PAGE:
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Interviews

Crysis

Crytek CEO Cevat Yerli, the man who commands Crysis, on the mic

After a childhood spent dabbling with simulation games and studying economics, Cevat Yerli (along with his brothers Avni and Faruk) set up Crytek in 1999. His name is pronounced 'chevat' rather than 'sevat', and if you say it wrong PR ladies frown at you...

So, in its current state, is Crysis everything you envisioned at the start of the project?

Cevat Yerli: At the very start, the game was probably a bit longer. Making the game longer would be no problem, but in order to have consistently high quality the game had to be condensed. It's a very, very busy game, with intense and pulsating gameplay. That's probably the only difference. On the upside, at the beginning I didn't dream we'd have both interactivity and photorealism...

Zoom

Is there much gameplay material that you're holding back from us?

Cevat Yerli: I think quite a few things; the ending for sure. You'll see that for yourself - it's big. I'm telling you, it's really big! Plus you've only seen the ice levels briefly, the zero-G levels we haven't shown anyone at all - and the aliens we'll never reveal. We'll hint to them, but never reveal them till you play.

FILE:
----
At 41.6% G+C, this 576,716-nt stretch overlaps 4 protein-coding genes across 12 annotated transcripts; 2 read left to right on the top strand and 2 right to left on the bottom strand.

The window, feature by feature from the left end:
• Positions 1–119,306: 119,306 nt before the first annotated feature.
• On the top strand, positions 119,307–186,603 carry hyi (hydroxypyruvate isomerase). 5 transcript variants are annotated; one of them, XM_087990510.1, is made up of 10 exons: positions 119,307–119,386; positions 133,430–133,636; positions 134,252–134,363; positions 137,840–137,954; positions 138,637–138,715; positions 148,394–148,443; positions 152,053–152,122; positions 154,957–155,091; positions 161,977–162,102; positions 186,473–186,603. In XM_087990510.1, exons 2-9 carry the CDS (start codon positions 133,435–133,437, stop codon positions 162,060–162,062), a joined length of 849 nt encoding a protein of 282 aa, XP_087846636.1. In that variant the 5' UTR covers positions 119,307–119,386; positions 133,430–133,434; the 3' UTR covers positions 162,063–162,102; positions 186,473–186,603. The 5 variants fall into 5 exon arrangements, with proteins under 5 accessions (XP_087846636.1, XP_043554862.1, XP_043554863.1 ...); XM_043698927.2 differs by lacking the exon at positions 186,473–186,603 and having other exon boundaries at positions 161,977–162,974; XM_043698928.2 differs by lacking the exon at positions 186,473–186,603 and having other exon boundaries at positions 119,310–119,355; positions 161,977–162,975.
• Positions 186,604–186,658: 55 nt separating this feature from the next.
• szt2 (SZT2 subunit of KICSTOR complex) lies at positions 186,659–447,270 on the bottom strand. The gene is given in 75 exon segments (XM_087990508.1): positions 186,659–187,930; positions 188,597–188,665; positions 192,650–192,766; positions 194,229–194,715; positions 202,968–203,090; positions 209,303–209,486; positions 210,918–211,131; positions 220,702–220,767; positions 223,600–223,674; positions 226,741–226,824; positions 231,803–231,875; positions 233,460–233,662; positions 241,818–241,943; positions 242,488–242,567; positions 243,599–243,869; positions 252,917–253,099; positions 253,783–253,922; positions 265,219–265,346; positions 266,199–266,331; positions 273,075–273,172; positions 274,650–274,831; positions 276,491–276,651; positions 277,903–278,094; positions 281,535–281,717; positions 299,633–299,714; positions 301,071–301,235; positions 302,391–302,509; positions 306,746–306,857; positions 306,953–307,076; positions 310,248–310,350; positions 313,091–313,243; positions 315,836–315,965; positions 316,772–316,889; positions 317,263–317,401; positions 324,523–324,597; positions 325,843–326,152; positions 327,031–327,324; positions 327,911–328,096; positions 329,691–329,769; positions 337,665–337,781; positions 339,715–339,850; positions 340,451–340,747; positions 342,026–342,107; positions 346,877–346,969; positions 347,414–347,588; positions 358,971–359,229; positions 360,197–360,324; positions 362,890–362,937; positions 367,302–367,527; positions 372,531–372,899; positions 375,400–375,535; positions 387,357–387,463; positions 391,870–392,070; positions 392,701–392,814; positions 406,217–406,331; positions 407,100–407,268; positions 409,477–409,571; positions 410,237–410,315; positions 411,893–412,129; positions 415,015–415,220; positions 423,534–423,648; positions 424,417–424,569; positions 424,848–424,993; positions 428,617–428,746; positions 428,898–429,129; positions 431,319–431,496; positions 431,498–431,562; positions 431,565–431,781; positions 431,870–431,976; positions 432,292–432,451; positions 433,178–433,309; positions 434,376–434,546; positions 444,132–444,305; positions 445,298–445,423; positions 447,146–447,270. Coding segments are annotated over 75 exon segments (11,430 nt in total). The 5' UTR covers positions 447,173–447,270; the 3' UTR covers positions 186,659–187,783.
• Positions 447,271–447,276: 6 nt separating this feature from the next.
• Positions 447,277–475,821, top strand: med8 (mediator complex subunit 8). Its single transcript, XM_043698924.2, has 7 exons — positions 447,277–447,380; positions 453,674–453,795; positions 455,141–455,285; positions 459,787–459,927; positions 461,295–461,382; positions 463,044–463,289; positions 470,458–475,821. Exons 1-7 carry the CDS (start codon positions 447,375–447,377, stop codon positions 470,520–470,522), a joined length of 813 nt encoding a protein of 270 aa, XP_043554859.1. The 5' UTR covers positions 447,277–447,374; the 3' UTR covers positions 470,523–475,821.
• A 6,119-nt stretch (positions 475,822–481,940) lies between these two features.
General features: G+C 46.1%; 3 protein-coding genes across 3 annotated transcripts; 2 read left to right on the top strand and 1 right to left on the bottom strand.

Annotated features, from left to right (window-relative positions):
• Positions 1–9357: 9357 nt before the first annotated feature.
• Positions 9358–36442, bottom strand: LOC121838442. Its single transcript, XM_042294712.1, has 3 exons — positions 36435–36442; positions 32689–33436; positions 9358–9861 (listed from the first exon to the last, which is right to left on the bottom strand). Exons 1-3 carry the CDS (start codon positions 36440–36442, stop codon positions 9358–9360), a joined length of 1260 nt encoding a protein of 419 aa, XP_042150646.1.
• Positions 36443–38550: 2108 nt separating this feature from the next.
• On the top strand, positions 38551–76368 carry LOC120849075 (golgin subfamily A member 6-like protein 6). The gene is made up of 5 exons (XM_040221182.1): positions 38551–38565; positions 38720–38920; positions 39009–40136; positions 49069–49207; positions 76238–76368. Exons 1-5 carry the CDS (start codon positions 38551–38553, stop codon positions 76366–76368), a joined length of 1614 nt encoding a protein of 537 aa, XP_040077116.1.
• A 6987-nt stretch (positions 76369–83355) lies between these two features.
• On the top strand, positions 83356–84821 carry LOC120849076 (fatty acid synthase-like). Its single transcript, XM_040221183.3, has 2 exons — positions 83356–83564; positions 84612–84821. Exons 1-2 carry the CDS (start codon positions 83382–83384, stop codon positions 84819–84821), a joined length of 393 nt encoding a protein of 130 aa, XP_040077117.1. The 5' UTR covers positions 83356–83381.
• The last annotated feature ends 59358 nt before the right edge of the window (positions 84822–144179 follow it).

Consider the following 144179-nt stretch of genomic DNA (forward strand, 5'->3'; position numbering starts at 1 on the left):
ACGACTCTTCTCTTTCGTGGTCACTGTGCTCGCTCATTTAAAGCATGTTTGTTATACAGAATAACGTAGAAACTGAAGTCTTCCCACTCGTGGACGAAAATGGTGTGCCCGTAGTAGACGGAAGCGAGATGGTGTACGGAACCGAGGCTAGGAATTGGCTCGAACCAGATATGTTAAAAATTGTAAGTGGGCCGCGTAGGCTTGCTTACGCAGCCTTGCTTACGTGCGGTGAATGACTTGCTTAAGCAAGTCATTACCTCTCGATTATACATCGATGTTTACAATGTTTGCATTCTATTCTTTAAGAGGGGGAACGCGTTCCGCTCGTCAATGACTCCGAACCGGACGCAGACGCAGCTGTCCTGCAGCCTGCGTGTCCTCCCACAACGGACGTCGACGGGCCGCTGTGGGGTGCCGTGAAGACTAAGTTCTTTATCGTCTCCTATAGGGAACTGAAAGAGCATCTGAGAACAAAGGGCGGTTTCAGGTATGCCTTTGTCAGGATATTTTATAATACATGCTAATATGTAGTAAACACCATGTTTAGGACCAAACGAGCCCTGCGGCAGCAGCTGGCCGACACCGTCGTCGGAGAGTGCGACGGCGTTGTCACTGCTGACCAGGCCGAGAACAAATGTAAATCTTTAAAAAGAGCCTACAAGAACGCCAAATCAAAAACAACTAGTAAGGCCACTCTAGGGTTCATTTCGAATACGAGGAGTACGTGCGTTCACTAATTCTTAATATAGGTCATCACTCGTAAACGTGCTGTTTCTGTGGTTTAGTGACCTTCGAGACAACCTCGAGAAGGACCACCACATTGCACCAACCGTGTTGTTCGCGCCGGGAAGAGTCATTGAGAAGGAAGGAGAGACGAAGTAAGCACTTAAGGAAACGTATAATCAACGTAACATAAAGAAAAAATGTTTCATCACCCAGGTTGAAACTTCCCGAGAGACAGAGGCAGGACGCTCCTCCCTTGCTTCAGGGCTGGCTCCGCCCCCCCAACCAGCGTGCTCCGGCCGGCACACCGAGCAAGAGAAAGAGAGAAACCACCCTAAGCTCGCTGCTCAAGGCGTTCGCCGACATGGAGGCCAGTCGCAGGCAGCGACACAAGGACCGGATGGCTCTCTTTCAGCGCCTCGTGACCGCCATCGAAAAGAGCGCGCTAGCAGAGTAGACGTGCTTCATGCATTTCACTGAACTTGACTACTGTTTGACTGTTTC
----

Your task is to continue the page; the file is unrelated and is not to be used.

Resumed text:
The way the aliens are encased in metal shells is fairly tantalising...

Cevat Yerli: Yeah, those are their machines and vehicles. The real aliens live in zero-G. No-one's seen them yet. Maybe around May we'll hint at them in screenshots. But you won't see them properly until you play. And I'm telling you, the first time you see them you'll shit your pants! Imagine the last good horror game you played - this is going to be like that, but every time you play it'll be different.

And I guess the ability to switch between armour, speed, strength and all that adds to the freedom...

Cevat Yerli: Yes. The player doesn't only have to choose a weapon, as you can change the mode of the nano-muscle suit. The enemies will react to both your customised weapon and suit, plus the environment is interactive and thoroughly damageable. All of this creates emergent gameplay. If you have a certain tactic in mind, you can express it...

I was watching Batman Begins the other day, and thought the pre-spray batsuit was a little Crysis-like...

Cevat Yerli: When we designed the hero I said 'we don't want a tank. I don't want a Warhammer 40,000, Unreal Tournament or Halo hero.' They're all cool designs but I wanted something that expressed the gameplay.

I added muscle strains all over the body. When you move to a third-person view you can see how your suit adapts to the mode. Batman Begins was way later than when we were planning the game, but I guess in both cases it was about keeping it real - augmenting the change, not too bulky, wrapping it around the body. Real and cool.

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